Lighting up the Ceiling
Can you imagine your home without lights? If it were only functional, we would have designed a way for lamps and lighting fixtures to disappear during the day but lights have an aesthetic function as well. In terms of fixtures, it can be split between mobile and immobile fixtures with mobile fixtures like lamps being responsible for task and ambient light and the latter such as ceiling lights being mainly responsible for ambient light.
With Gyproc, false ceilings today are easy to install and expand the variety of light fixtures to choose between. Ceiling lights can be categorised into three sub categories: recessed lights, flush lights and suspended lights. The choices can be confusing so here’s an introduction to the basic different types of ceiling lights.
When you need to light up a room without actually seeing the light, what you need is to build a Gyproc false ceiling and install recessed lights. As the name suggests, recessed lights are those which are built into the false ceiling of a room. Recessed lights can provide both direct and indirect lighting depending on how it is installed. Recessed lights are ideal for low ceiling areas.
Standard recessed lights are the best bet when you have a compact room with a low ceiling and you need light without seeing the light source. These lights are usually arranged in a grid pattern or are used in combination with a central suspended light or with cove lights. Most hotel rooms today favour these as ceiling lights on their Gyproc false ceilings.
What standard recessed lights are to residences, troffers are to offices and labs. Troffers are rectangular light fixtures that fit into a modular dropped ceiling grid such as the Gyproc grid ceiling system. These are designed to accommodate standard fluorescent tube lights or even LED lights.
Standard recessed lights provide direct lighting uniformly in all directions. Gimbals are recessed spot lights that can be adjusted to focus on a particular area. Gimbals are more suited to task lighting in areas like kitchens or as focus lights over paintings than as ambient lights.
Cove lighting is ideal when you need to give a room just a warm glow or you need to emphasize on a division created by a dropped ceiling. The light source is installed in a coffered light recess such that it is out of sight from all angles. The light is directed upwards and, when bounced off the ceiling, gives the room a soft warm glow. Alternatively rope lights are installed in the coffered recess such that it illuminates the edges of the dropped ceiling.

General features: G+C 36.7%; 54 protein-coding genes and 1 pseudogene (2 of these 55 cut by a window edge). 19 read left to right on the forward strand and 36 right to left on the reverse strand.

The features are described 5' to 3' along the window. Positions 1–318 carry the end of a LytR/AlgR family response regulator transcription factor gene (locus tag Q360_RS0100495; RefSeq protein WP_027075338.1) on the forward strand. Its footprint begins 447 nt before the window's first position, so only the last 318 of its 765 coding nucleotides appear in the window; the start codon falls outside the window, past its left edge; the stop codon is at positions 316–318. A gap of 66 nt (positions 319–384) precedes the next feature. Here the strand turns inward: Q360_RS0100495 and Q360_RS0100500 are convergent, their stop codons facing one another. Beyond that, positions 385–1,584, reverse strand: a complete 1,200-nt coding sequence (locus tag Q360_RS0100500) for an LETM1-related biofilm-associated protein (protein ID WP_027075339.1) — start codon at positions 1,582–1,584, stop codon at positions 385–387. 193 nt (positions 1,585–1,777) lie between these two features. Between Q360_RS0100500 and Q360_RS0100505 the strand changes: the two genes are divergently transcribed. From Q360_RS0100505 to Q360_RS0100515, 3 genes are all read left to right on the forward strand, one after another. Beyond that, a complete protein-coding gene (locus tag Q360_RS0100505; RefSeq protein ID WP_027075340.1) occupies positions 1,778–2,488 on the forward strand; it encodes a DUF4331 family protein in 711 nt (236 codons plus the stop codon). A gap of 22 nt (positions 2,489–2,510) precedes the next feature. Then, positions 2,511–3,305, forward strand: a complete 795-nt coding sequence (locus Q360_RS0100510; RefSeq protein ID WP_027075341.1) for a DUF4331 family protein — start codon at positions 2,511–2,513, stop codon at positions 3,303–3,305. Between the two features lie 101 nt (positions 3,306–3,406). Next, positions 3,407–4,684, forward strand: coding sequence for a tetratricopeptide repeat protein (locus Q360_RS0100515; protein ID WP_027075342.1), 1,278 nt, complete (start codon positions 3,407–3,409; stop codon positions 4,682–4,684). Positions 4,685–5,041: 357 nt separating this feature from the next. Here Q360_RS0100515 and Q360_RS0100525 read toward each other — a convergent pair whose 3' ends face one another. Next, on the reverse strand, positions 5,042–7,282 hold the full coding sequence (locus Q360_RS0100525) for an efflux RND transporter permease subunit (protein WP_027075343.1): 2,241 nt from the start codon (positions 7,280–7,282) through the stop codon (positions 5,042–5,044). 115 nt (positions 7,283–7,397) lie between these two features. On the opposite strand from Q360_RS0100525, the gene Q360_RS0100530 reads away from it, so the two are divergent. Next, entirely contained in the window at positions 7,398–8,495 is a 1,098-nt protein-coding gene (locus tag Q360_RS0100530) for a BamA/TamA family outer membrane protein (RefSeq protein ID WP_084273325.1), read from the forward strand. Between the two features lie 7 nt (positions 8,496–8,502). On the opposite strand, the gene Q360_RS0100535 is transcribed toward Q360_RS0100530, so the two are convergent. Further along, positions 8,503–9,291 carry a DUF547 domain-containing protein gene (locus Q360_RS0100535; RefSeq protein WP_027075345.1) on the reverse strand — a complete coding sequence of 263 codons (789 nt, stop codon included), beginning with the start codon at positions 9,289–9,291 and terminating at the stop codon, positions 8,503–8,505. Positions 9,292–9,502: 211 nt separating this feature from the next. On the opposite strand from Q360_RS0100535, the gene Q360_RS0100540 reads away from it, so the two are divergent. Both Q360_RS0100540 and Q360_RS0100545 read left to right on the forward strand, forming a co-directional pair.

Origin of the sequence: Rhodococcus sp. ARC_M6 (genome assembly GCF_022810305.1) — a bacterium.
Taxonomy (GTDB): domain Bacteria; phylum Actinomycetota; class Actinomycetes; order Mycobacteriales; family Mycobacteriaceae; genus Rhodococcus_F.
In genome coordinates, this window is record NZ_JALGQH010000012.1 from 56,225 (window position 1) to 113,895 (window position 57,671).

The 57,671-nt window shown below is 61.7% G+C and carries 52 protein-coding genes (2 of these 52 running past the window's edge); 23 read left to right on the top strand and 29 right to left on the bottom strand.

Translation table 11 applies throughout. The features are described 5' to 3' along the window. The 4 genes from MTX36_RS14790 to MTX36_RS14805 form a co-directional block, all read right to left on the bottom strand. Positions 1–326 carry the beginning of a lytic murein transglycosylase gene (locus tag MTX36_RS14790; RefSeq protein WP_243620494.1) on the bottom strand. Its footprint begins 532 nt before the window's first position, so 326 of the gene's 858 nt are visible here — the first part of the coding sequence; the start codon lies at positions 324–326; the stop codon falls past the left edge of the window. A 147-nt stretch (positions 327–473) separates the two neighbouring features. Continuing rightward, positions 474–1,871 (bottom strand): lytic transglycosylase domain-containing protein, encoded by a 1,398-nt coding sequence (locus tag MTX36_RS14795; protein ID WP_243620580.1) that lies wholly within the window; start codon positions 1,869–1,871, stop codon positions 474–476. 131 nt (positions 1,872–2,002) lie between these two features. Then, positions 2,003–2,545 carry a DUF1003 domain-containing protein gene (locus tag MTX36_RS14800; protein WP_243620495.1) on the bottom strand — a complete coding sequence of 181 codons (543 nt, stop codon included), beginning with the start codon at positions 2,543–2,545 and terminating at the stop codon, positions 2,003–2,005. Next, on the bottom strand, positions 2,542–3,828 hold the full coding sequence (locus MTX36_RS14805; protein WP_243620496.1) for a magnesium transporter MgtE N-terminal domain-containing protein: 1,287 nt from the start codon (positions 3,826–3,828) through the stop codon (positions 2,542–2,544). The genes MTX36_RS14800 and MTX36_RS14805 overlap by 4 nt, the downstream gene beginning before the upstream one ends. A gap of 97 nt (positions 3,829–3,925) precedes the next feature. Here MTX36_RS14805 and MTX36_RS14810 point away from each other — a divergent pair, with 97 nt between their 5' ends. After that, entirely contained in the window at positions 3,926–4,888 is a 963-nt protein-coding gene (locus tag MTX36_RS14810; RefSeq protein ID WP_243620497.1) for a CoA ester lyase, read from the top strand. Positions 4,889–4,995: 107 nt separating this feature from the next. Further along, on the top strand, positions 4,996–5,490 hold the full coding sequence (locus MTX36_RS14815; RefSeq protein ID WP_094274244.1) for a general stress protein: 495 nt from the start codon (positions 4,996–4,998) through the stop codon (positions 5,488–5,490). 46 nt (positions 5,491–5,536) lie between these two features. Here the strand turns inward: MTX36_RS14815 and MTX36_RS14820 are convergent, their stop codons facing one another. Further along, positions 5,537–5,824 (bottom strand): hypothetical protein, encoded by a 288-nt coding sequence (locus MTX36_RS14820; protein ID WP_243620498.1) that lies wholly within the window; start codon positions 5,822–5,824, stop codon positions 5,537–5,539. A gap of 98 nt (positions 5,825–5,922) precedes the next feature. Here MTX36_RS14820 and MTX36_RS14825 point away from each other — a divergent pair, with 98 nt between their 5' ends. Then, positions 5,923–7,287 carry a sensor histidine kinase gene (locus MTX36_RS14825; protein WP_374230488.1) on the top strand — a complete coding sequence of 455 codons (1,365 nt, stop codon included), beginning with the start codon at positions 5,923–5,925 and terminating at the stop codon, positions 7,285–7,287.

Flush lights range from the simple to the very ornate and can be matched to varying interior styles. Flush lights are suited to rooms with a maximum height of 10 feet. These fixtures are quite lightweight and hence work well in rooms with a false ceiling. Not only does a false ceiling lower the ceiling height in high ceiling rooms, it also keeps all wiring out of sight.
Full flush fixtures are those where there is no gap between the ceiling and the fixture. Flush light fixtures vary from the simple and unobtrusive to more ornate designs. Full flush fixtures are ideal for rooms with a ceiling height of 8 feet or less.
Ceiling fixtures that have a slight gap upto a maximum of a few inches between the ceiling and the fixture are called semi flush fixtures. These fixtures provide both direct and indirect light. The proportion of direct to indirect lighting depends on the style of the fixture.
Lights which hang down for more than a few inches are called suspended lights. These lights are ideal for rooms with high ceilings. However, suspended lights have also been used as corner table lamps or bedside lamps.
Chandeliers are the most well-known of suspended lights. Chandeliers vary in size, style and the number of bulbs they hold. Chandeliers are ideally placed as singular features in a room though when using smaller chandeliers, you could place two in the same room. Chandeliers are known to be heavy and hence if you are using them on a false ceiling ensure to suspend them not from the gypsum board but from the ceiling beams.
Island lights are also similar to chandeliers but where chandeliers are usually radial in nature, island lights are linear in form. These are most commonly used above dining tables and kitchen islands.
Track lights can be easily understood as a series of spot lights arranged on a linear track. Each of these lights can be adjusted to varying angles so as to focus on multiple points simultaneously. Track lights are ideal for kitchens and gallery spaces.